colleagues. Lower court judges are often bound by Supreme Court and circuit precedent, resulting in the
vast majority of federal appellate opinions being unanimous. But when a federal appellate judge takes the
step to write separately, such an opinion need not accommodate the views of a colleague and can provide
unique insights into a circuit judge’s judicial approach. Judge Kavanaugh has authored a number of
separate opinions while on the D.C. Circuit. Of particular note are:
PHH Corp. v. CFPB, 881 F.3d 75 (D.C. Cir. 2018), in which the nominee maintained in a
dissenting opinion that the structure of the Consumer Financial Protection Bureau, an
independent agency headed by a single person “exercising substantial executive
authority,” was an unconstitutional invasion of the President’s authority under Article II.
(For more on PHH Corp., see these Legal Sidebars).
Garza v. Harden, 874 F.3d 735 (D.C. Cir. 2017), in which Judge Kavanaugh dissented
from an en banc order requiring the Department of Health and Human Services (HHS) to
allow a detained 17-year-old unaccompanied alien minor to have an abortion, contending
that the majority was “novel” and “wrong” in creating “a new right for unlawful
immigrant minors in U.S. Government detention to obtain immediate abortion on
demand.” (For more on Garza, see these Legal Sidebars).
United States Telecom Ass’n v. FCC, 855 F.3d 381 (D.C. Cir. 2017), in which the
nominee argued in a dissenting opinion that the Chevron doctrine is reserved for review
of “ordinary” agency rules and not “major agency rules of great economic and political
significance,” requiring de novo review of the FCC’s net neutrality rules.
Priests for Life v. HHS, 808 F.3d 1 (D.C. Cir. 2015), in which the nominee argued in a
dissent from the court’s denial of a rehearing en banc that a requirement by HHS that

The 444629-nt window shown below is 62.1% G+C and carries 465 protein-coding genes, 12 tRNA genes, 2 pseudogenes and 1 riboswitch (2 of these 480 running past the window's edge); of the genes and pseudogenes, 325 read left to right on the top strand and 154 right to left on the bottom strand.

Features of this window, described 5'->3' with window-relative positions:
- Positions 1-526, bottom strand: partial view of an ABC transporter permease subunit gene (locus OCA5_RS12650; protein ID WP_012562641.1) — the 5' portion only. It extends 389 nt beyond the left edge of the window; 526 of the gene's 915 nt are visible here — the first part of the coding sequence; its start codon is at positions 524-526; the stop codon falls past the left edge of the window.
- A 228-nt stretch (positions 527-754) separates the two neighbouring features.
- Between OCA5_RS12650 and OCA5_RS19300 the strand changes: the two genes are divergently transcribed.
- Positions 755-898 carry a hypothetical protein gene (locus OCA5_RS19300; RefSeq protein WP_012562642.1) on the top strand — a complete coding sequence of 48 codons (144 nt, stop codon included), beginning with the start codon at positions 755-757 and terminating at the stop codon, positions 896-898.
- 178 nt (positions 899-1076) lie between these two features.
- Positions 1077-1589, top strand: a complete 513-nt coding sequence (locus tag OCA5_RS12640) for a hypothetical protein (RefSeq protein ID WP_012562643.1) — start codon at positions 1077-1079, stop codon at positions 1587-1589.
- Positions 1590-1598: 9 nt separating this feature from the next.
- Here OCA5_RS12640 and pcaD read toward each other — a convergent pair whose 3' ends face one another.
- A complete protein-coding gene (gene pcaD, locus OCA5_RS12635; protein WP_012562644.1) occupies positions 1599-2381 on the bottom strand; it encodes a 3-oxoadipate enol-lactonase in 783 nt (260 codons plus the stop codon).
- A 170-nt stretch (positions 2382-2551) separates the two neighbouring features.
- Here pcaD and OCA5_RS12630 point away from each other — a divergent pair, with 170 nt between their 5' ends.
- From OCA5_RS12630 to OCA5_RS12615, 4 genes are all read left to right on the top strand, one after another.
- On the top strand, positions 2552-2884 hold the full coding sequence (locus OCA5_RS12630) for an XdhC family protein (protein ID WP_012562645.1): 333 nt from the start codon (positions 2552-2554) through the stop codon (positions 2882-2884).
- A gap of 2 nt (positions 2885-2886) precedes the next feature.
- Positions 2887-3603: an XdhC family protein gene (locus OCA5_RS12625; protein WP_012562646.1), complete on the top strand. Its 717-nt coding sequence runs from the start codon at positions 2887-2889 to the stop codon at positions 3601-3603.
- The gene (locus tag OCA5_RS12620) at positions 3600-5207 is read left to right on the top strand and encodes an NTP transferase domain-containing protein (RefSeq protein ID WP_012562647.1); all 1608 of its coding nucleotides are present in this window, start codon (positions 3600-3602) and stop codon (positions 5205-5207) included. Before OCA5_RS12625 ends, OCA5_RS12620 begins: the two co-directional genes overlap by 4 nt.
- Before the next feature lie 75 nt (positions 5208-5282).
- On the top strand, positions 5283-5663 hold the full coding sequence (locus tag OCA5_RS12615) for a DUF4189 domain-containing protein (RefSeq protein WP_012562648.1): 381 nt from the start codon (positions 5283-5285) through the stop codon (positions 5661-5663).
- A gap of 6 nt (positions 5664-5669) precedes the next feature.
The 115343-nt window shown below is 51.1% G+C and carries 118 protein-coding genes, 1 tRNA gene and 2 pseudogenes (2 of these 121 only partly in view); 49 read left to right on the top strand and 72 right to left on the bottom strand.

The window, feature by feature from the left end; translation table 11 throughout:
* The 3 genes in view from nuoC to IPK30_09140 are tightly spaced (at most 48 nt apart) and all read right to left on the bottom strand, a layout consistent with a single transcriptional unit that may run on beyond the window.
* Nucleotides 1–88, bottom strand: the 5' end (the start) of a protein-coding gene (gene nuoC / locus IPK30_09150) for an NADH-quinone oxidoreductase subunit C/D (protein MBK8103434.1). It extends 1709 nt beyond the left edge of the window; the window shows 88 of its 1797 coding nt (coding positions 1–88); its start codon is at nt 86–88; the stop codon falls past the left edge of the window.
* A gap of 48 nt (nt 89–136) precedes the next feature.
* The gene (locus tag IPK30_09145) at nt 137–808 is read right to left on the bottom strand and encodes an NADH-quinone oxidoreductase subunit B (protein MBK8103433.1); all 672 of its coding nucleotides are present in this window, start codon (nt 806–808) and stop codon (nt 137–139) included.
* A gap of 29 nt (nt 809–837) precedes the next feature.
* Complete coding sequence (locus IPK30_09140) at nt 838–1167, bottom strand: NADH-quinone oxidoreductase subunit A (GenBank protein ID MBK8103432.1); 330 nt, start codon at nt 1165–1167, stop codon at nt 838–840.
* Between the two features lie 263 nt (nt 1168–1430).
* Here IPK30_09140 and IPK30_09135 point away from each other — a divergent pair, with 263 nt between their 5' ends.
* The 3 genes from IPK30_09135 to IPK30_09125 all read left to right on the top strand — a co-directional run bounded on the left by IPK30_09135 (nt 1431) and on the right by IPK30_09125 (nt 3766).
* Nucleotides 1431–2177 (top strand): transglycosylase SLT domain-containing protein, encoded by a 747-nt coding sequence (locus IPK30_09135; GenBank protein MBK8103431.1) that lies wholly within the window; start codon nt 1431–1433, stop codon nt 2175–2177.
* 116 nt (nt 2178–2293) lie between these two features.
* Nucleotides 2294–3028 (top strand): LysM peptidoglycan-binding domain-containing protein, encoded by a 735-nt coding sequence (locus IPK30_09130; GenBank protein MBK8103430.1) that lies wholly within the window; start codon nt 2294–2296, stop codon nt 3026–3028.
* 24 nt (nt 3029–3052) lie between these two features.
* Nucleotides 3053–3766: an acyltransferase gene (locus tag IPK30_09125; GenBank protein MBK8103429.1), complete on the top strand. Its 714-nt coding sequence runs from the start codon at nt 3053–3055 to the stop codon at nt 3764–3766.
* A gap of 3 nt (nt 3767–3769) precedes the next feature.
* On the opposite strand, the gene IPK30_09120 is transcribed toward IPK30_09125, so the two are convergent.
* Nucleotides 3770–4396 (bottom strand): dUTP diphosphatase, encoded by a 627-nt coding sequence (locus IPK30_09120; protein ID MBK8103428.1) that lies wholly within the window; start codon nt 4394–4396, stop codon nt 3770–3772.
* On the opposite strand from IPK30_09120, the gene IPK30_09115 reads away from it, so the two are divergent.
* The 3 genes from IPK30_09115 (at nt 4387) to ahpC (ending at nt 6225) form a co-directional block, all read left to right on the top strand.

would result in objecting religious entities filling out a form that would functionally
require a third-party insurer to provide the coverage ran afoul of the Religious Freedom
Heller v. District of Columbia, 670 F.3d 1244 (D.C. Cir. 2011), in which Judge
Kavanaugh maintained in a dissenting opinion that Second Amendment challenges to gun
laws should not be adjudicated using a “balancing test,” but instead should “assess gun
bans and regulations based on text, history, and tradition.”
Seven-Sky v. Holder, 661 F.3d 1 (D.C. Cir. 2011), in which the nominee’s dissenting
opinion argued that the court lacked jurisdiction to resolve the constitutionality of the
Affordable Care Act’s individual mandate, maintaining that “the Anti-Injunction Act . . .
carefully limits the jurisdiction of federal courts over tax-related matters,” including the
dispute over the mandate.
Free Enterprise Fund v. PCAOB, 537 F.3d 667 (D.C. Cir. 2008), in which Judge
Kavanaugh dissented, arguing the removal provisions for members of a financial
regulatory board created under Sarbanes-Oxley Act contravened the separation of
powers. (Two years later, on appeal to the Supreme Court, the D.C. Circuit’s ruling was
reversed in a 5-4 decision that quoted extensively from Judge Kavanaugh’s dissent).
Going forward, these and other rulings and writings by Judge Kavanaugh likely will be considered by the
Senate as it gauges how his elevation to the High Court, if confirmed, could change the law in any
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number of areas. As with past Supreme Court nominations, CRS will be preparing a number of products
to assist Congress, and in particular the Senate, during the consideration of Judge Kavanaugh’s
nomination, including a report analyzing Judge Kavanaugh’s jurisprudence on particular areas of the law,
as well as a tabular listing of lower court decisions in which he authored opinions. CRS personnel can
also provide briefings and other assistance related to the Supreme Court nomination to congressional
clients upon request.
Section Research Manager